Translated to C# it has this kind of signature:

public static Functor<TResult> SelectMany<T, TResult>( this Functor<T> source, Func<T, Functor<TResult>> selector)

It looks almost like a functor's `Select`

method (AKA `map`

or `fmap`

function). The difference is that this `selector`

returns a functor value (`Functor<TResult>`

) rather than a 'naked' `TResult`

value.

When a `Flatten`

(or `Join`

) method already exists, you can always implement `SelectMany`

like this:

public static Functor<TResult> SelectMany<T, TResult>( this Functor<T> source, Func<T, Functor<TResult>> selector) { Functor<Functor<TResult>> nest = source.Select(selector); return nest.Flatten(); }

I've split the implementation over two lines of code to make it clearer what's going on. That's also the reason I've used an explicit type declaration rather than `var`

.

The `Select`

method exists because the type is already a functor. When you call `Select`

with `selector`

you get a `Functor<Functor<TResult>>`

because `selector`

itself returns a `Functor<TResult>`

. That's a nested functor, which you can `Flatten`

.

You can use `SelectMany`

like this:

Functor<TimeSpan> source = Functor.Return(TimeSpan.FromMinutes(32)); Functor<double> dest = source.SelectMany(x => Functor.Return(x.TotalSeconds + 192));

The lambda expression returns a `Functor<double>`

. Had you called `Select`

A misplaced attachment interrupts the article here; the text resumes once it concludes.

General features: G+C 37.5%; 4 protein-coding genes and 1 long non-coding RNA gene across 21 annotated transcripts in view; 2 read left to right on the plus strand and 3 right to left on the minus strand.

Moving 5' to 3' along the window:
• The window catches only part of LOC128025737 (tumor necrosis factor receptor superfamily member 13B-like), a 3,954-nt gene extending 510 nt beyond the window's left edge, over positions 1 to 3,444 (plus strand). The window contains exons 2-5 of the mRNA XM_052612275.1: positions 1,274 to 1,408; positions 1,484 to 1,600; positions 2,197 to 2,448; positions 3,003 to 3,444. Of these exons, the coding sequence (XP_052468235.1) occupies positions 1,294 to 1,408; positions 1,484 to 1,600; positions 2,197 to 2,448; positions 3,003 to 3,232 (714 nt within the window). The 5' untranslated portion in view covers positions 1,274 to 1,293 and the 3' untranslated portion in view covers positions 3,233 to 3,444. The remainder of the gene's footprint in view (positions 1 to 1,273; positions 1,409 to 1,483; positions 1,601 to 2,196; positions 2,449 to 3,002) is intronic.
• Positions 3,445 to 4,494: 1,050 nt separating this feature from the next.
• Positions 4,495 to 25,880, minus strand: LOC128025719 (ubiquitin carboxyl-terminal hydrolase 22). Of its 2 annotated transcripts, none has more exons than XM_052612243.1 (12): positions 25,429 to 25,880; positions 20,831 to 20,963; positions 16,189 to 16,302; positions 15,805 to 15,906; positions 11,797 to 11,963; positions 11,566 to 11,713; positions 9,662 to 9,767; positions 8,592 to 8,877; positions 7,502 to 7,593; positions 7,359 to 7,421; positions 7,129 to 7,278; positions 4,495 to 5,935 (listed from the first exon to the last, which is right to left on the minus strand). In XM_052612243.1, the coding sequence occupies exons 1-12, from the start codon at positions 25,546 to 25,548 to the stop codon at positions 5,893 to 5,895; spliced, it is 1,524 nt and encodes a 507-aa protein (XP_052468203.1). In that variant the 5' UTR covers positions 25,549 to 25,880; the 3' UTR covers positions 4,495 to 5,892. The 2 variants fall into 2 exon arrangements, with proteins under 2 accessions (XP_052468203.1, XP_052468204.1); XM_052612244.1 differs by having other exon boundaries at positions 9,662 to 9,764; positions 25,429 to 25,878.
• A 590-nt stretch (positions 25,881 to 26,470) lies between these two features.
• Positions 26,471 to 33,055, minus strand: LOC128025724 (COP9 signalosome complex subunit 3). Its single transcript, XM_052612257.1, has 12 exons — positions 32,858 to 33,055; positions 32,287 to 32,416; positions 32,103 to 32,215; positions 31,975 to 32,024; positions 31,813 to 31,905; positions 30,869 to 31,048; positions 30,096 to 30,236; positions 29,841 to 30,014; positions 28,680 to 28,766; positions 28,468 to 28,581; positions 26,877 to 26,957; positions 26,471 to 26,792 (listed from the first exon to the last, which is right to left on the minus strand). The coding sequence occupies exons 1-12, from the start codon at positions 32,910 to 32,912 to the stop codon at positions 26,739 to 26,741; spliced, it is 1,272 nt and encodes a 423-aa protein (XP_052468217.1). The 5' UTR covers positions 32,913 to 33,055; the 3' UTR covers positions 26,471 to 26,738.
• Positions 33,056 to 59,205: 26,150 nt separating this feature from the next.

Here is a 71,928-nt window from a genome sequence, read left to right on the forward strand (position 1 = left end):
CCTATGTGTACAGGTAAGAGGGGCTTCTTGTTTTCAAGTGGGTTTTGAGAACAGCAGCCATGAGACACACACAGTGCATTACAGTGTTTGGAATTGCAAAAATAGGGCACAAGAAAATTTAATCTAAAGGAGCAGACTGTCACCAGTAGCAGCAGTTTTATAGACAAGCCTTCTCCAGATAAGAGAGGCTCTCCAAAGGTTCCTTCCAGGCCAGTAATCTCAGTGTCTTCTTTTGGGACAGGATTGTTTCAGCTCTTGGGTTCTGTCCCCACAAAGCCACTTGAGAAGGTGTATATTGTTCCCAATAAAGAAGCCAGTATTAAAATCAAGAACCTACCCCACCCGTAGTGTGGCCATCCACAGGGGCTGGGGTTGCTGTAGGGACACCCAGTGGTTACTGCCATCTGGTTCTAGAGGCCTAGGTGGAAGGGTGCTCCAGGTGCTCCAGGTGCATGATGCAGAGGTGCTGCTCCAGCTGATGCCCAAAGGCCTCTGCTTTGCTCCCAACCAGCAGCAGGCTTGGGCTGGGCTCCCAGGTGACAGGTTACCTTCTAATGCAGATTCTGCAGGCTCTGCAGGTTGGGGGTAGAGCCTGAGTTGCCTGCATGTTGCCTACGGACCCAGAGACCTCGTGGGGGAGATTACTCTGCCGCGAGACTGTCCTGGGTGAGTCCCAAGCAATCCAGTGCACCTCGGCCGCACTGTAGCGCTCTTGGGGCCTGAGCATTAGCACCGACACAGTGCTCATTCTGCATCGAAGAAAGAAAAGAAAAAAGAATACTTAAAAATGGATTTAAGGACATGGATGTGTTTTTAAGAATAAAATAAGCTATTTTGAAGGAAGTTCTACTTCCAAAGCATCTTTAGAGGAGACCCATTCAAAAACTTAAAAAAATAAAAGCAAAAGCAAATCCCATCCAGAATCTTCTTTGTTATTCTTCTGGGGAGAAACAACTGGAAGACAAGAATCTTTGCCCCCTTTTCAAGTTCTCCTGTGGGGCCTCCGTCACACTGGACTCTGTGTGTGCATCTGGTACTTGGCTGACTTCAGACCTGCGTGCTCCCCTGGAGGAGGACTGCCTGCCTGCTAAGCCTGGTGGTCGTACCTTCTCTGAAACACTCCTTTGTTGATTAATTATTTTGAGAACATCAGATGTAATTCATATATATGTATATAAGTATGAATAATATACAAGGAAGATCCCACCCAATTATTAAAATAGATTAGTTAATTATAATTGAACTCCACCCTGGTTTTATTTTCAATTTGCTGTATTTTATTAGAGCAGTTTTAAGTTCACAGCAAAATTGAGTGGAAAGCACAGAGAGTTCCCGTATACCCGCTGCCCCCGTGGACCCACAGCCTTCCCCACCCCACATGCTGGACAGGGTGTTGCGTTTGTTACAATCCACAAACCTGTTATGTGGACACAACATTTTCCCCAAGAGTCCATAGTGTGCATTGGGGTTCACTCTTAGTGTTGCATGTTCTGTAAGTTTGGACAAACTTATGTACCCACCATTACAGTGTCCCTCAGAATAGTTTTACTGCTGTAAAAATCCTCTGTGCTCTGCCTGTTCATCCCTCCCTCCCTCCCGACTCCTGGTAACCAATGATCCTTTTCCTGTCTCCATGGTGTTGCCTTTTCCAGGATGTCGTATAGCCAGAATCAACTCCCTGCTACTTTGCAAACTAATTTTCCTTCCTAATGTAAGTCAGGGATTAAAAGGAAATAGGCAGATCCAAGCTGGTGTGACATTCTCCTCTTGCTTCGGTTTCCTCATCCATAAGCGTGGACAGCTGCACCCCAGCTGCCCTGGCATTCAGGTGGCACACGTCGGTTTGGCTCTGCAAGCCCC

with this lambda expression, the result would have been a nested functor. `SelectMany`

, however, flattens while it maps (it *flatMaps*). (This example is rather inane, since it would be simpler to use `Select`

and omit wrapping the output of the lambda in the functor. The later articles in this series will show some more compelling examples.)

If you already have `Flatten`

(or `Join`

) you can always implement `SelectMany`

like this. Usually, however, languages use monadic bind (e.g. `SelectMany`

) as the foundation. Both C#, Haskell, and F# do that. In that case, it's also possible to go the other way and implement `Flatten`

with `SelectMany`

. You'll see examples of that in the subsequent articles.

### Syntactic sugar #

Several languages understand monads well enough to provide some degree of syntactic sugar. While you can always use `SelectMany`

in C# by simply calling the method, there are situations where that becomes awkward. The same is true with `bind`

functions in F# and `>>=`

in Haskell.

In C# you can use *query syntax*:

Functor<DateTime> fdt = Functor.Return(new DateTime(2001, 8, 3)); Functor<TimeSpan> fts = Functor.Return(TimeSpan.FromDays(4)); Functor<DateTime> dest = from dt in fdt from ts in fts select dt - ts;

In order to support more than a single `from`

expression, however, you must supply a special `SelectMany`

overload, or the code doesn't compile:

public static Functor<TResult> SelectMany<T, U, TResult>( this Functor<T> source, Func<T, Functor<U>> k, Func<T, U, TResult> s) { return source.SelectMany(x => k(x).Select(y => s(x, y))); }

This is an odd quirk of C# that I've yet to encounter in other languages, and I consider it ceremony that I have to perform to satiate the C# compiler. It's not part of the concept of what a monad is. As far as I can tell, you can always implement it like shown here.

Haskell's syntactic sugar is called *do notation* and works for all monads:

example :: (Monad m, Num a) => m a -> m a -> m a example fdt fts = do dt <- fdt ts <- fts return $ dt - ts

In F#, computation expressions drive syntactic sugar, but still based (among other things) on the concept of a monad:

let example (fdt : Monad<DateTime>) (fts : Monad<TimeSpan>) = monad { let! dt = fdt let! ts = fts return dt - ts }